- If Kickstarter had to offer a money-back guarantee, it would shift their risk profile significantly — the way things currently stand, they don’t have any involvement as soon as the campaign is fully funded, and as such, they have no way of policing the project as it goes through to delivery (or not, as the case might be for some projects).
- If the project creator had to offer a money-back guarantee, I think many project creators would simply stop using Kickstarter. Of course, nobody starts a Kickstarter project with the intention of failing, but there’s always risks and pitfalls. If a creator had to offer a guarantee, they may as well get a bank loan. Should the project fail, there is just one party (the bank) to deal with, with a single contract and a single set of opinions about how a failure should be handled. The bank is unlikely to be emotionally involved in the project, whereas the same cannot be said for the backers (or, indeed, the project creator themselves). More importantly: It’s likely that a project failure would result in a bankruptcy, in which case the bank would only partially recoup its loan. This is a calculated risk from the bank’s point of view — they are used to taking these risks — but it’s difficult to see how this would translate to a group of Kickstarter backers, who have varying knowledge and experience with risk exposure. Put differently: from a backer’s point of view, this means that the ‘money back guarantee’ wouldn’t necessarily be a guarantee of a full refund in the case of a project failure, which is likely to cause even more confusion.
In trying to think through the advantages and pitfalls of the above, however, it struck me that there is an alternative approach to a money-back guarantee: Insurance.
While it is difficult to know exactly what the risk of each individual Kickstarter project is, there might be enough data available to calculate a risk profile across the various Kickstarter categories. If that were doable, it might be viable to offer an insurance product for crowdfunding backers.
It could work something like this:
- An insurance company charges 15% of the backer value for an insurance scheme — i.e. you pay an additional, optional, $15 to insure your $100 pledge.
- Kickstarter gets a 10% kickback from the insurance company (so, in addition to the 3% ($3) they get from the pledge, they get $1.5 from the insurance company). By doing this, Kickstarter earns additional revenue, and the insurance company gets the marking they need.
- If the project fails, the insured gets the pledge (but not the insurance cost) back. In this example, that means they get $100 back, and in effect pays their insurance fee as a deductible.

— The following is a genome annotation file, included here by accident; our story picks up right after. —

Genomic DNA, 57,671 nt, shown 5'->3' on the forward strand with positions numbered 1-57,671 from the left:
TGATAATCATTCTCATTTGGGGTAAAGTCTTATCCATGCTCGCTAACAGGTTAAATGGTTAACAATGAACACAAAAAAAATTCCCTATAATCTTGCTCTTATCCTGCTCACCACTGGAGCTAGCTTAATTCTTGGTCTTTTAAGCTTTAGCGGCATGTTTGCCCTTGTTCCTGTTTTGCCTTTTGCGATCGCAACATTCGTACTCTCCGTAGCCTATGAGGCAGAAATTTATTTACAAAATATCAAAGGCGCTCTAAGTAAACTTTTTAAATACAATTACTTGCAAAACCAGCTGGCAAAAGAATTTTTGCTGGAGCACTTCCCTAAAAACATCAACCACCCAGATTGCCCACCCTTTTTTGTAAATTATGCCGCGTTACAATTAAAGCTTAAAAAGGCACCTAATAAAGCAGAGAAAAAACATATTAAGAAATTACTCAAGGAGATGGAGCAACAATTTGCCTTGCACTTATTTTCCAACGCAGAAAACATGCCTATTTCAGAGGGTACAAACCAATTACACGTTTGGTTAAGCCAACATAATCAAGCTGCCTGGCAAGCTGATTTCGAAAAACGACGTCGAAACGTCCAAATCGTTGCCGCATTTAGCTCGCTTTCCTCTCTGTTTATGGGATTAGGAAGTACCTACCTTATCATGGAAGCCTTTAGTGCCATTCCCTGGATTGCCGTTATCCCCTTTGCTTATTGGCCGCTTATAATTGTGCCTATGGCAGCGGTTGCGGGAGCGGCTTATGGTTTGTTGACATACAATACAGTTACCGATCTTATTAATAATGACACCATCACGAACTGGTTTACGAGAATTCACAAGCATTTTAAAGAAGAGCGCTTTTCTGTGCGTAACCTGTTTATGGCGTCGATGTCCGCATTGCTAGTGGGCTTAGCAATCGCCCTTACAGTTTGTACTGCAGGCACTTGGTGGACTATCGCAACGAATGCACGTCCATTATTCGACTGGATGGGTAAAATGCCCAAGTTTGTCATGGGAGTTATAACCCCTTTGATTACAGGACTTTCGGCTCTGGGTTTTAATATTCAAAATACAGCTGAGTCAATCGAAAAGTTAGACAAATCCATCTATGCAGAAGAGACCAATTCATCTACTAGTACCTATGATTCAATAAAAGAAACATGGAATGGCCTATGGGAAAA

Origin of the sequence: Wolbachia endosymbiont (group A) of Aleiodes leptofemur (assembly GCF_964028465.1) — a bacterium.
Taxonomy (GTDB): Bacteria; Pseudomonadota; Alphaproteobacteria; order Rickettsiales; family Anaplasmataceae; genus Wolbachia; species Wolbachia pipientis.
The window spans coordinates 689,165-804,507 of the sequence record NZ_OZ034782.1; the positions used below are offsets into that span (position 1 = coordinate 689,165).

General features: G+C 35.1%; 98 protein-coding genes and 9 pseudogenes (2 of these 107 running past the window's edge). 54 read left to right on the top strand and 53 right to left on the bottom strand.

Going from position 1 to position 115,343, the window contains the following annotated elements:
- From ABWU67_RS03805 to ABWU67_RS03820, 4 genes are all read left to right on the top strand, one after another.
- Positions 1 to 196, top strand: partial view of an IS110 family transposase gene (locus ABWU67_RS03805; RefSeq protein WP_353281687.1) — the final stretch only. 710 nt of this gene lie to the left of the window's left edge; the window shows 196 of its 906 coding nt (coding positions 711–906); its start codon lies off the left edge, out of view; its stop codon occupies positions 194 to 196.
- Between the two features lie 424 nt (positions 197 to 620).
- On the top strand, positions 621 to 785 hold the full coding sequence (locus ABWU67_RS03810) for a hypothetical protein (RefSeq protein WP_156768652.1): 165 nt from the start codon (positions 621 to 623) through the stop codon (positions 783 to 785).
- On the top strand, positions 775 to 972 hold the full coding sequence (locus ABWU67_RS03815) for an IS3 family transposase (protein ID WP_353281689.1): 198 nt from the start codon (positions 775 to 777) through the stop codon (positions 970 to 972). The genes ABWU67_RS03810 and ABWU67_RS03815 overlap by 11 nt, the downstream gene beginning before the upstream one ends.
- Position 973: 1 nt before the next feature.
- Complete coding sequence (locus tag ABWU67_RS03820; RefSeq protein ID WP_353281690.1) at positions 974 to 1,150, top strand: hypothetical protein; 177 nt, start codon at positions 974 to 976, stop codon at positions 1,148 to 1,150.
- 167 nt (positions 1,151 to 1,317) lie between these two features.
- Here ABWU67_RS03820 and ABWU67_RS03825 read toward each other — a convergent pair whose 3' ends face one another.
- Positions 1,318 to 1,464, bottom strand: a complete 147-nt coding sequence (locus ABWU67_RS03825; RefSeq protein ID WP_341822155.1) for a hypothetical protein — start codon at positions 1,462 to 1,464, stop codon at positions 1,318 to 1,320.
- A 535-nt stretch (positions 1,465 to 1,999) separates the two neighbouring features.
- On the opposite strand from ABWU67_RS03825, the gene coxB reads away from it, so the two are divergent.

- If the project succeeds, the insured over-paid by 15% to get peace of mind.
I’m not particularly well-versed in the world of insurance, so the below might be complete hogwash — but bear with me.
Considering that Kickstarter has so far taken $1.7bn worth of pledges, let’s do a quick calculation on the next $2bn worth of pledges:
- We assume that 10% of people would be willing to take out insurance
- We assume that 10% of projects ‘fail’ (and that we find a way of agreeing what ‘failing’ means)
- We assume that the insurance premium is 15%
- We assume that Kickstarter takes a 10% kickback from the insurance company.
For the first $1.7bn worth of pledges, Kickstarter had a total of 22m pledges, which means that the average pledge was around $75. If we continue with the above assumptions, that means that a 10% failure rate on 10% of insured pledges, you’re looking at around 260,000 claims.
To figure out whether an insurance scheme is viable, the real question becomes whether you’re able to run an insurance company with 260,000 claims per year with $7m worth of earnings, and still expect to operate at a profit. Insurance isn’t a cheap business to be in — there’s a lot of customer service overhead, legal costs, regulatory costs, etc.
I’d be delighted to be proven wrong, but my gut feeling is that there isn’t really a viable business model for running a crowdfunding insurance company.
SHOW ME THE MONEY?
To summarise the above…
- Kickstarter probably couldn’t offer a money back guarantee; it would be too much risk to take on.
- The project creators can’t offer a money back guarantee; If they could, they wouldn’t need Kickstarter in the first place.
- An insurance scheme would probably be too expensive to operate to be a viable business. .
TL;DR: No; it seems unlikely that a money-back guarantee is on the cards for crowdfunding anytime soon.